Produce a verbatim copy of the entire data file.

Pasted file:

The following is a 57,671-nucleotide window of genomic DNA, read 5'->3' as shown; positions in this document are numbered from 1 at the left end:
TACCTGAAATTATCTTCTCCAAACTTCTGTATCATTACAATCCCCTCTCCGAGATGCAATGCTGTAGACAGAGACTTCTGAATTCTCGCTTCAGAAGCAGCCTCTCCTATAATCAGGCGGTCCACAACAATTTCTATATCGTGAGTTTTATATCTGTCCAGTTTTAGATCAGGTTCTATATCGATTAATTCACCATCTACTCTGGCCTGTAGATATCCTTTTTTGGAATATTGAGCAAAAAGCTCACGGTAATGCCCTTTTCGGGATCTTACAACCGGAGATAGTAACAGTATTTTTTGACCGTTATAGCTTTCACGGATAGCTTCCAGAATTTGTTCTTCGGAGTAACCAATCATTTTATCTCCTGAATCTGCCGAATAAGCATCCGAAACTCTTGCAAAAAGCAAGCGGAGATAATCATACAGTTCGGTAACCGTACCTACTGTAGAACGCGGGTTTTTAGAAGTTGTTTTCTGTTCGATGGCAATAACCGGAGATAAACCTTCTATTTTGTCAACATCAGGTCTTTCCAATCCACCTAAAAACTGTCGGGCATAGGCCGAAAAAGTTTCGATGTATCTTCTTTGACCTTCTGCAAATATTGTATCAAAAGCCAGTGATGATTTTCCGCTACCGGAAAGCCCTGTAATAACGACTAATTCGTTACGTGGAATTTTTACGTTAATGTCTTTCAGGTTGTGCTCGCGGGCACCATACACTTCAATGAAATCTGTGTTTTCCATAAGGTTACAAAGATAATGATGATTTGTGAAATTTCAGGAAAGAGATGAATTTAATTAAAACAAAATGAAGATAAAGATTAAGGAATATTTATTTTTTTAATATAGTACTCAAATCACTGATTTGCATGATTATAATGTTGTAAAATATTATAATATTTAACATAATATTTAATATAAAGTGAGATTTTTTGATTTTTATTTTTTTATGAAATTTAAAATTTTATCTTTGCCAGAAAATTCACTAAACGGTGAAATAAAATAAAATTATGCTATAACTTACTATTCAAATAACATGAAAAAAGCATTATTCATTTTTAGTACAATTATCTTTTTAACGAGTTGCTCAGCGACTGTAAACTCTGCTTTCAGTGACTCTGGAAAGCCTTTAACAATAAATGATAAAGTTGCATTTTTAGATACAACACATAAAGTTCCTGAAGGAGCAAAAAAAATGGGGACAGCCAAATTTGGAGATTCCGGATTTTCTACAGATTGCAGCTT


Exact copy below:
The following is a 57,671-nucleotide window of genomic DNA, read 5'->3' as shown; positions in this document are numbered from 1 at the left end:
TACCTGAAATTATCTTCTCCAAACTTCTGTATCATTACAATCCCCTCTCCGAGATGCAATGCTGTAGACAGAGACTTCTGAATTCTCGCTTCAGAAGCAGCCTCTCCTATAATCAGGCGGTCCACAACAATTTCTATATCGTGAGTTTTATATCTGTCCAGTTTTAGATCAGGTTCTATATCGATTAATTCACCATCTACTCTGGCCTGTAGATATCCTTTTTTGGAATATTGAGCAAAAAGCTCACGGTAATGCCCTTTTCGGGATCTTACAACCGGAGATAGTAACAGTATTTTTTGACCGTTATAGCTTTCACGGATAGCTTCCAGAATTTGTTCTTCGGAGTAACCAATCATTTTATCTCCTGAATCTGCCGAATAAGCATCCGAAACTCTTGCAAAAAGCAAGCGGAGATAATCATACAGTTCGGTAACCGTACCTACTGTAGAACGCGGGTTTTTAGAAGTTGTTTTCTGTTCGATGGCAATAACCGGAGATAAACCTTCTATTTTGTCAACATCAGGTCTTTCCAATCCACCTAAAAACTGTCGGGCATAGGCCGAAAAAGTTTCGATGTATCTTCTTTGACCTTCTGCAAATATTGTATCAAAAGCCAGTGATGATTTTCCGCTACCGGAAAGCCCTGTAATAACGACTAATTCGTTACGTGGAATTTTTACGTTAATGTCTTTCAGGTTGTGCTCGCGGGCACCATACACTTCAATGAAATCTGTGTTTTCCATAAGGTTACAAAGATAATGATGATTTGTGAAATTTCAGGAAAGAGATGAATTTAATTAAAACAAAATGAAGATAAAGATTAAGGAATATTTATTTTTTTAATATAGTACTCAAATCACTGATTTGCATGATTATAATGTTGTAAAATATTATAATATTTAACATAATATTTAATATAAAGTGAGATTTTTTGATTTTTATTTTTTTATGAAATTTAAAATTTTATCTTTGCCAGAAAATTCACTAAACGGTGAAATAAAATAAAATTATGCTATAACTTACTATTCAAATAACATGAAAAAAGCATTATTCATTTTTAGTACAATTATCTTTTTAACGAGTTGCTCAGCGACTGTAAACTCTGCTTTCAGTGACTCTGGAAAGCCTTTAACAATAAATGATAAAGTTGCATTTTTAGATACAACACATAAAGTTCCTGAAGGAGCAAAAAAAATGGGGACAGCCAAATTTGGAGATTCCGGATTTTCTACAGATTGCAGCTT